Your son sounds very much like my daughter at that age- she was a precocious talker but had odd prosidy, echolalia, memorized and used a lot of stock phrases from books and movies, sometimes out of context, and did not interact with other kids though she was affectionate at home and didn't exhibit the classic signs of autism either. We did a lot of research and got a reserved diagnosis of asperger syndrome. She displayed maybe 10 of a list of 40 common traits of asperger's. She got some speech therapy to help with pragmatic language but the most useful classes we got for her were social skills groups with a private therapist. Now she's 14 and doing great. She doesn't identify herself as having Asperger's and she fits in well at school and has friends, and she doesn't get pulled out for any special classes. She is happy and so am I. Remember that autism is a very wide spectrum. Maybe your son, like my daughter, has just some of the characteristics of the high end of the spectrum. I'd read more about Aspergers and see if the description sounds like a match. Good luck! Michelle
Your son sounds very much like my 4 year old - down to the the milk-k-k thing! He was diagnosed with ''autistic-like'' behaviors by OUSD last year, thus qualifying for autism services through the district. The psychologist told us he has Hyperlexia but that's not an actual diagnostic category.
I used to ask myself the question ''Autism or not?'' just like you. The ''A'' word is scary at first and no one wants that label for his or her child. However, in some ways, I've come to believe that whether it is or isn't autism doesn't matter. It sounds like your son, like mine, has echolalia, challenges with social language and social skills, difficulty with auditory processing and mild sensory issues. Whatever you call it, these are real issues and real challenges and you are right to trust your instincts and seek out support.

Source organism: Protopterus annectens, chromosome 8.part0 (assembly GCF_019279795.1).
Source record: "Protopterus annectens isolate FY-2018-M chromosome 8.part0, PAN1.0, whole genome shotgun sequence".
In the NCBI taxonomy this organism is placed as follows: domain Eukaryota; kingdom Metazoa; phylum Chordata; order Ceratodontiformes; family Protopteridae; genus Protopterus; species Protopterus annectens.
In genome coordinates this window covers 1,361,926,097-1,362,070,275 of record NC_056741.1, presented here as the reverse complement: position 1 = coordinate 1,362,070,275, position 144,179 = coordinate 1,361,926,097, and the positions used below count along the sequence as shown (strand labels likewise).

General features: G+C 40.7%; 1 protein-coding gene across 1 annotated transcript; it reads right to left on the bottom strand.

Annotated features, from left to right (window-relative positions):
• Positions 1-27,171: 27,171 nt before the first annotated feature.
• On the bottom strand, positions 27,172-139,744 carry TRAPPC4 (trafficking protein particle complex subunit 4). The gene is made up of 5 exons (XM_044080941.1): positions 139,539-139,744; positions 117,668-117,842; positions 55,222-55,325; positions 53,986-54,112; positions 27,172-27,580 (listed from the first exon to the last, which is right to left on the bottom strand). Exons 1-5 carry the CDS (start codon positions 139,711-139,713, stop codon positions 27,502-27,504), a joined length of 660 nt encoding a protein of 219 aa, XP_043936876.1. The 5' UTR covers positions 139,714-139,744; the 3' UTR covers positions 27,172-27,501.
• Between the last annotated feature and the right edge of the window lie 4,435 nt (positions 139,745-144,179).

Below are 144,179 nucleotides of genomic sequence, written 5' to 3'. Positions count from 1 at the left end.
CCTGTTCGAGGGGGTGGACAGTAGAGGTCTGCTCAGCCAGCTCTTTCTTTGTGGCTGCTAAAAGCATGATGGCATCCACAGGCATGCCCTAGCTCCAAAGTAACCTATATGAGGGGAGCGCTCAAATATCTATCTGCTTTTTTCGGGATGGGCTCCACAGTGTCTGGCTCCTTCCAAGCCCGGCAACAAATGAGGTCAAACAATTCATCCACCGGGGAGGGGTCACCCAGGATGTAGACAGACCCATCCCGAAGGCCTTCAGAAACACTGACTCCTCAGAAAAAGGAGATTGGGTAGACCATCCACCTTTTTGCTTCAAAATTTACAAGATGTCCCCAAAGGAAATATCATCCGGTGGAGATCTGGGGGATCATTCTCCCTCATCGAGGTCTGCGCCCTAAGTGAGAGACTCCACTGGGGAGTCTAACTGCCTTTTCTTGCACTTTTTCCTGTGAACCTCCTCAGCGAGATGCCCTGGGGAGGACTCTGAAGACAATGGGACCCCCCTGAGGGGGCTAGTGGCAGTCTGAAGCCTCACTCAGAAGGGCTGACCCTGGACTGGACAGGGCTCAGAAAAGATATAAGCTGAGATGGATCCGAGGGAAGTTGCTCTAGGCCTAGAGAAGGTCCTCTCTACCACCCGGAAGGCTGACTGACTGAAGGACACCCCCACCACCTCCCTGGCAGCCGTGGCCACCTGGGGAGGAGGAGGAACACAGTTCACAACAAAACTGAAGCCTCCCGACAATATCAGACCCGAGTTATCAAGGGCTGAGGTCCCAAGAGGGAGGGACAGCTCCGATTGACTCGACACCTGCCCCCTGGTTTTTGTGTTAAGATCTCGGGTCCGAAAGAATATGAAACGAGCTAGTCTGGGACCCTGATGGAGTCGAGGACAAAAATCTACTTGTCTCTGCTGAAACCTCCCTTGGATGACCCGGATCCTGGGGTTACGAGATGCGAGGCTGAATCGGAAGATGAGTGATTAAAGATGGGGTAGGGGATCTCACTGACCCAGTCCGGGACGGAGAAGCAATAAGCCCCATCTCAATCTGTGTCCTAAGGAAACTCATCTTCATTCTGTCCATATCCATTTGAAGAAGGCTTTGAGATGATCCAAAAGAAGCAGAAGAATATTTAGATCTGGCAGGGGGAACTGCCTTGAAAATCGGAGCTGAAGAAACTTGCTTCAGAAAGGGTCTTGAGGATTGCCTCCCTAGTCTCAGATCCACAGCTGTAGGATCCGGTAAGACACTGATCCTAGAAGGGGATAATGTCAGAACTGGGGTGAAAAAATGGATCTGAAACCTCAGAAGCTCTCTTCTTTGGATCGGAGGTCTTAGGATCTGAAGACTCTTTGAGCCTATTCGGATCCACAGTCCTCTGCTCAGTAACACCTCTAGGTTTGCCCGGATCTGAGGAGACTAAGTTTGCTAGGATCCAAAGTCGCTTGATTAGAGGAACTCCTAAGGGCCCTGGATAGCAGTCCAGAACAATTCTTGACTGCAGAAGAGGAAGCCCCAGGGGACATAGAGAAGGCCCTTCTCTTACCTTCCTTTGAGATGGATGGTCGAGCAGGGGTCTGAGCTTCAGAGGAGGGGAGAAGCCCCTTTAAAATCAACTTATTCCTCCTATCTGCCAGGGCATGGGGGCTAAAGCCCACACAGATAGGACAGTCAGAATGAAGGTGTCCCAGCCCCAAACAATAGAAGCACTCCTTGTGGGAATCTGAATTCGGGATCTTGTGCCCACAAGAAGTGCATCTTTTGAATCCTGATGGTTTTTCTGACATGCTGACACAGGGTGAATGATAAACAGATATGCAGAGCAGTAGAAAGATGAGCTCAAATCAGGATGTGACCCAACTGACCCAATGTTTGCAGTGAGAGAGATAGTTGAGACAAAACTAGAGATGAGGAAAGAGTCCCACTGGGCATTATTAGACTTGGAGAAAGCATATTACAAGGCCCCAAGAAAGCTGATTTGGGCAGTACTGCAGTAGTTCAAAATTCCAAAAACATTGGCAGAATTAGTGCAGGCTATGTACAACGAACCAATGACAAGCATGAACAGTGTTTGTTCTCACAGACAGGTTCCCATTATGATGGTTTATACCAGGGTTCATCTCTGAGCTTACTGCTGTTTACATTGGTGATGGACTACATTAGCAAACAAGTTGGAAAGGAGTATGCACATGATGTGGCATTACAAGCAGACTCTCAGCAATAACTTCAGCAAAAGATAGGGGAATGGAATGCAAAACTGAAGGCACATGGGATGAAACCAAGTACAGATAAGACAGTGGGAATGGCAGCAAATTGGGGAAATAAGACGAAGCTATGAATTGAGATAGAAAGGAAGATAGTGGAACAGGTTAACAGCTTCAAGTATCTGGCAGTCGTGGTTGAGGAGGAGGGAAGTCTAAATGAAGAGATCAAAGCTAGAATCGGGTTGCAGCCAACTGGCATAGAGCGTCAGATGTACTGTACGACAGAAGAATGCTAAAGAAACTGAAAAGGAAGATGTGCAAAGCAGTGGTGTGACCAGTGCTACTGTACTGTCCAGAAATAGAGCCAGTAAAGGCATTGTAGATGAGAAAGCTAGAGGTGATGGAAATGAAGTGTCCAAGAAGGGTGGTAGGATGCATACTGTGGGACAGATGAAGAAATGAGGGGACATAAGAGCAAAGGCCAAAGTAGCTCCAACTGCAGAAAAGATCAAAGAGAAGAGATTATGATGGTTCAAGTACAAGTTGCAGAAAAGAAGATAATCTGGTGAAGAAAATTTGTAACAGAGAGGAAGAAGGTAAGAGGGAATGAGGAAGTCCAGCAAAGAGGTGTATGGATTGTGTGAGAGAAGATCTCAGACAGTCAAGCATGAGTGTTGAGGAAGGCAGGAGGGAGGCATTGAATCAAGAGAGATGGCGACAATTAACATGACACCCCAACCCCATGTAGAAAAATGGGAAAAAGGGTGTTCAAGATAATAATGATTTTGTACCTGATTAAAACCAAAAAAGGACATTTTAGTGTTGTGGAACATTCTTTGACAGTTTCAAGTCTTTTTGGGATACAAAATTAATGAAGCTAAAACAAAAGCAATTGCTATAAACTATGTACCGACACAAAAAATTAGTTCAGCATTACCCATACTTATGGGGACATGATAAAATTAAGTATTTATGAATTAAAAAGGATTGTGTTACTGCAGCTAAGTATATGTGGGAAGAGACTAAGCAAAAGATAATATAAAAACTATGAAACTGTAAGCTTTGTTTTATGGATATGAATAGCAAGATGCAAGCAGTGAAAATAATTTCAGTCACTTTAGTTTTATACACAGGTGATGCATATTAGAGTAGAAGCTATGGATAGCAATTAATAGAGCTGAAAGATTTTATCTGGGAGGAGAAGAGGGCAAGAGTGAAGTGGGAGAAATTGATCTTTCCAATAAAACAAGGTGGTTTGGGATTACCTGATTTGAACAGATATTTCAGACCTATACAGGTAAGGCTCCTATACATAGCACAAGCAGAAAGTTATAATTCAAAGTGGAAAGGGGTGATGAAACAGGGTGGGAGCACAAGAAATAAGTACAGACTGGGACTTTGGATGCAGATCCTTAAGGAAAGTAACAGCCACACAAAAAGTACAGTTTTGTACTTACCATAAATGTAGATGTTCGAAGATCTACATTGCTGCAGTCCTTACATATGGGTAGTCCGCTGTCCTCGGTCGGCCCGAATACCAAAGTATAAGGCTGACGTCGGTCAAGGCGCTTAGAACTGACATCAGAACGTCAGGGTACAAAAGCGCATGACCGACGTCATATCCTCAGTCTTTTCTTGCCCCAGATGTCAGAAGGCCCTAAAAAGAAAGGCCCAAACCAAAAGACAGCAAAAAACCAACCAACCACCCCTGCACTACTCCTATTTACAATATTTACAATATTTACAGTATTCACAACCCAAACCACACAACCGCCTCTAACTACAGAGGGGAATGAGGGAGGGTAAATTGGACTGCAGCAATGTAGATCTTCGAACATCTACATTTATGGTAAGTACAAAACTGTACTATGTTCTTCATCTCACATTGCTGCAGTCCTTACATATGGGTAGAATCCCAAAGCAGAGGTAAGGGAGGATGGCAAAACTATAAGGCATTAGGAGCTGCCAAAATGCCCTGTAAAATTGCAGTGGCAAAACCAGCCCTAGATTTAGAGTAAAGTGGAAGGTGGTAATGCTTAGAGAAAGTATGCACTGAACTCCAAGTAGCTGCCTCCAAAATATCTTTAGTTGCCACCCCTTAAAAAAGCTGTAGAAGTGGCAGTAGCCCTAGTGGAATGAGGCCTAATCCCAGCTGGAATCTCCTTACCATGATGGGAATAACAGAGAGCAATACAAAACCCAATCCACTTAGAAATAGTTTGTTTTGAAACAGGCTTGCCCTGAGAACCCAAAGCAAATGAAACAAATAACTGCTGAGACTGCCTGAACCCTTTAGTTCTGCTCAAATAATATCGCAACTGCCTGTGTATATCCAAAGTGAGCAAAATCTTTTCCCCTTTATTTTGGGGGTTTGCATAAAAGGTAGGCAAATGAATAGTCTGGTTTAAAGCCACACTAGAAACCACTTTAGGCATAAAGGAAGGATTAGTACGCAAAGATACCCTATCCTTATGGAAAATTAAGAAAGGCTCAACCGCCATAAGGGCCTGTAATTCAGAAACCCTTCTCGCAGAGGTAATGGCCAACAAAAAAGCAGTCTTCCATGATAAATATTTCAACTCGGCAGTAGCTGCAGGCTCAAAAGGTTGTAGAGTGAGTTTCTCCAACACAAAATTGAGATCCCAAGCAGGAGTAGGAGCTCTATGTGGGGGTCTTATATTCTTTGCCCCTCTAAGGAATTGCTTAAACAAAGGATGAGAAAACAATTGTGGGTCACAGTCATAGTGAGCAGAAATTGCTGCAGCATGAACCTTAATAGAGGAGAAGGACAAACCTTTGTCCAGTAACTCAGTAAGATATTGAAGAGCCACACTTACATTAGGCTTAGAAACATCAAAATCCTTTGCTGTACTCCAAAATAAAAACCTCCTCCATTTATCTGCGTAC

Getting access to early intervention and teaching techniques that can help your son develop the skills that don't come naturally to him is what's important now. A diagnosis is about your eligibility for those services and therapies, not a judgment about who your son is or will be.
We've had a wonderful experience with OUSD's early intervention program. My son goes to a language-enriched preschool program and has made remarkable progress in the past year. If you're not in Oakland, your district may have something comparable. The East Bay Regional Center is also a good resource.
Please feel free to contact me via email if you'd like more information. I also write about raising a not-so-typical child at http://hyperlexicon.blogspot.com/ Your son sounds like an awesome kid and the label won't change that! Christa